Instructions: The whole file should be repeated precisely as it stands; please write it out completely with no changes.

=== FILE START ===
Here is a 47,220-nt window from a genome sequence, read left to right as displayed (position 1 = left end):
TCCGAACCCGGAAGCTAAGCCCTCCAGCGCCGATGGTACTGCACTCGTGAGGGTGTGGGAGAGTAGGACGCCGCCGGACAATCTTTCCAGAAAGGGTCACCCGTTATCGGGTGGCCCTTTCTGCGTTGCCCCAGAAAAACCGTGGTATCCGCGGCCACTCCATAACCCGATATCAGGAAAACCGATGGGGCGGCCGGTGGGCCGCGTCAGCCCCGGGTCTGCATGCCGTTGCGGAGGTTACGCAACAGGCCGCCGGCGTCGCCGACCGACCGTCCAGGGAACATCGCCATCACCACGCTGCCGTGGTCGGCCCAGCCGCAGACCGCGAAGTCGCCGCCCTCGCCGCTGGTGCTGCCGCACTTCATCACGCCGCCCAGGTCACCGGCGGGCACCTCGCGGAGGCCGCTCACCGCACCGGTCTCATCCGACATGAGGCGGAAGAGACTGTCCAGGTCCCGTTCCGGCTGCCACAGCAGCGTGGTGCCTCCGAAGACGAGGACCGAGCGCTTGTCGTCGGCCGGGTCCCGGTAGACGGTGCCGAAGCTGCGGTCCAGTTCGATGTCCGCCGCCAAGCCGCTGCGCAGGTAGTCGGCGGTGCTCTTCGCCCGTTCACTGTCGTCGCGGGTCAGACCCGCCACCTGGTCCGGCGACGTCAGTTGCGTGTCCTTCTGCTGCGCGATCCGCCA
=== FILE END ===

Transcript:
Here is a 47,220-nt window from a genome sequence, read left to right as displayed (position 1 = left end):
TCCGAACCCGGAAGCTAAGCCCTCCAGCGCCGATGGTACTGCACTCGTGAGGGTGTGGGAGAGTAGGACGCCGCCGGACAATCTTTCCAGAAAGGGTCACCCGTTATCGGGTGGCCCTTTCTGCGTTGCCCCAGAAAAACCGTGGTATCCGCGGCCACTCCATAACCCGATATCAGGAAAACCGATGGGGCGGCCGGTGGGCCGCGTCAGCCCCGGGTCTGCATGCCGTTGCGGAGGTTACGCAACAGGCCGCCGGCGTCGCCGACCGACCGTCCAGGGAACATCGCCATCACCACGCTGCCGTGGTCGGCCCAGCCGCAGACCGCGAAGTCGCCGCCCTCGCCGCTGGTGCTGCCGCACTTCATCACGCCGCCCAGGTCACCGGCGGGCACCTCGCGGAGGCCGCTCACCGCACCGGTCTCATCCGACATGAGGCGGAAGAGACTGTCCAGGTCCCGTTCCGGCTGCCACAGCAGCGTGGTGCCTCCGAAGACGAGGACCGAGCGCTTGTCGTCGGCCGGGTCCCGGTAGACGGTGCCGAAGCTGCGGTCCAGTTCGATGTCCGCCGCCAAGCCGCTGCGCAGGTAGTCGGCGGTGCTCTTCGCCCGTTCACTGTCGTCGCGGGTCAGACCCGCCACCTGGTCCGGCGACGTCAGTTGCGTGTCCTTCTGCTGCGCGATCCGCCA